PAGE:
The concept, which is called chained authentication using musical transforms, is the subject of a patent that was sought back in 2014 and published today.

Here’s how it could work: When a pre-specified group requests access to protected data, the computer service holding that data sends out a “musical seed” to the first user on the group’s list. This seed can be an actual melody, or it can be a series of seemingly garbled tones.

The first user runs the tones through a transformation — for example, changing notes from sharps to flats, or bringing the melody down a fifth. Different users apply their own assigned algorithms to twist and turn the melody, and the last user on the list sends the audio file back to the service for authentication.

Get the full story on GeekWire.


The musical instrument you play with your mind

Neurologist Thomas Deuel practices on the encephalophone in preparation for a gig. (Credit: 9e2)

How many musical instruments can you play without moving a muscle? There’s at least one: the encephalophone, which turns brain waves into tunes with a beat you can dance to.

Swedish Hospital neurologist Thomas Deuel will show how it’s done, with the accompaniment of a musical ensemble, on Oct. 22 at Seattle’s King Street Station as part of the 9e2 arts and technology festival. There’ll be an encore performance on Oct. 24.

Various types of encephalophones have been around for decades, but Deuel’s contraption (patent pending) has a clinical twist: He developed his version to help train the brains of patients who suffer from neurological diseases, strokes or spinal cord injuries.

“At first, I wanted to make a new musical instrument. I thought it’d be really fun and interesting from an artistic standpoint and music standpoint,” Deuel said at this week’s MIT Enterprise Forum on augmented humans. “But as I developed it, I learned a lot about the feedback aspect, and I started thinking, ‘Well, I have all these patients with disabilities … how can I use this for therapeutics?”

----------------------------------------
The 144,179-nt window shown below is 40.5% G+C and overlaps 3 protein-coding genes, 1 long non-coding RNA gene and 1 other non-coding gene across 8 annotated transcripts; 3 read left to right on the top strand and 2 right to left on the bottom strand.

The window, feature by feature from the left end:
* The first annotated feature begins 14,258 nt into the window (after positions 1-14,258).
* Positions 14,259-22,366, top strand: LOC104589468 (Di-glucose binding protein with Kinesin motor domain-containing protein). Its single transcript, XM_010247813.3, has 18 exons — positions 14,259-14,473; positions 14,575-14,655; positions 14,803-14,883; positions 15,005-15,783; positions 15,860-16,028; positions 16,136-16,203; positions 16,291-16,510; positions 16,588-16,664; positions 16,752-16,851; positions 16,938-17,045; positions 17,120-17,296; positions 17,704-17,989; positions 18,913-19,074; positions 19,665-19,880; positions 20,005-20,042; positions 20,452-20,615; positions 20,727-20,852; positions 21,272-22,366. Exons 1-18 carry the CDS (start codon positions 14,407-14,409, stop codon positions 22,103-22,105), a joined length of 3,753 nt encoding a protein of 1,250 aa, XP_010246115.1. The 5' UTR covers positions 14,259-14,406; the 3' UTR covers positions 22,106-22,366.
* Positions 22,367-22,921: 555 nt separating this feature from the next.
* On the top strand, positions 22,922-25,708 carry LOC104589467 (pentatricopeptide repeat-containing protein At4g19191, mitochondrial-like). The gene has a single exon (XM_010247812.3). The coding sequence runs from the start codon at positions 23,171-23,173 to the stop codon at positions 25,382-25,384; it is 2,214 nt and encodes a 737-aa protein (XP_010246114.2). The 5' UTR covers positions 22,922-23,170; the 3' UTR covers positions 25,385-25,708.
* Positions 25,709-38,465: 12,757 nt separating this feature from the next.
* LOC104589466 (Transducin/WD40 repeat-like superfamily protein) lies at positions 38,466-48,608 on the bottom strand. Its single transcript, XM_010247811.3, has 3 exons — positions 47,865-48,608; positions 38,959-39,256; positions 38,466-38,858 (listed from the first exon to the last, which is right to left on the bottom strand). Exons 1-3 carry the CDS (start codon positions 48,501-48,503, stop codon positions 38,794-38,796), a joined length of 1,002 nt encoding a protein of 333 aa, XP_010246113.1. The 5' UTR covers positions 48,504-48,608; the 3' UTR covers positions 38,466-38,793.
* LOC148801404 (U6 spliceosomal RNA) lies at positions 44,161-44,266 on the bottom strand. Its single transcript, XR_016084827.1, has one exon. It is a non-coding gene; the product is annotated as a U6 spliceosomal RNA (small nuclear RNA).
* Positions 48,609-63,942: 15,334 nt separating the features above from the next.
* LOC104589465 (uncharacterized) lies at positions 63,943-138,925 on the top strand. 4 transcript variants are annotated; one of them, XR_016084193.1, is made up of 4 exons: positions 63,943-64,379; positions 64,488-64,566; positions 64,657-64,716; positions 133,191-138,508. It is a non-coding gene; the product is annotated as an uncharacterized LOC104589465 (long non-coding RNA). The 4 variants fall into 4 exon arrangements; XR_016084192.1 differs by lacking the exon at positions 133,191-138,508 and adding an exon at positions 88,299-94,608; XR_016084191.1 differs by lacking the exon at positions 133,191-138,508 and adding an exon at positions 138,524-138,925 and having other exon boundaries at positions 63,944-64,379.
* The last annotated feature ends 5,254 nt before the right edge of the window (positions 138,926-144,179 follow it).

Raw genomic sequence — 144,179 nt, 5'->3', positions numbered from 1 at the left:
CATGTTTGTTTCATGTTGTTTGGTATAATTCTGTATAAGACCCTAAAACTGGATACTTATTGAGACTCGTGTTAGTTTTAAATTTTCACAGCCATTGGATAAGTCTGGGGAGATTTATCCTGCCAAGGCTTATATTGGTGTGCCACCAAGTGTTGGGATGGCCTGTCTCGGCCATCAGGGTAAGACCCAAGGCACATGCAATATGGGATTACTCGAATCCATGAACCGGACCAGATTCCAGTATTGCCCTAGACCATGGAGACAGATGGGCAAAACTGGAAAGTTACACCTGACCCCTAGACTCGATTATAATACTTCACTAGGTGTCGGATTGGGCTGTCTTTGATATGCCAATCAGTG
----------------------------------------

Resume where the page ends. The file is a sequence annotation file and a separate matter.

Get the full story on GeekWire.


Gravitational waves spark tuneful tribute

Tim Blais, the singing scientist behind “Bohemian Gravity,” “Rolling in the Higgs” and “The Surface of Light,” is back with another pop parody that’s packed with physics. And this time it’s as big as a black hole – or at least the gravitational waves generated by black holes crashing together.

“LIGO Feel that Space,” sung to the tune of “I Can’t Feel My Face” by The Weeknd, delves into the potentially Nobel-winning detection of gravitational waves by the Laser Interferometer Gravitational-Wave Observatory, better known as LIGO.

Last month’s announcement about the detection set off a wave of wonderment, in part because it affirmed one of the predictions made a century earlier by Albert Einstein’s general theory of relativity.

Gravitational-wave observations are also expected to provide a new way to study the universe’s most dramatic phenomena, such as supernovae, black hole mergers and neutron star collisions.

Get the full story on GeekWire.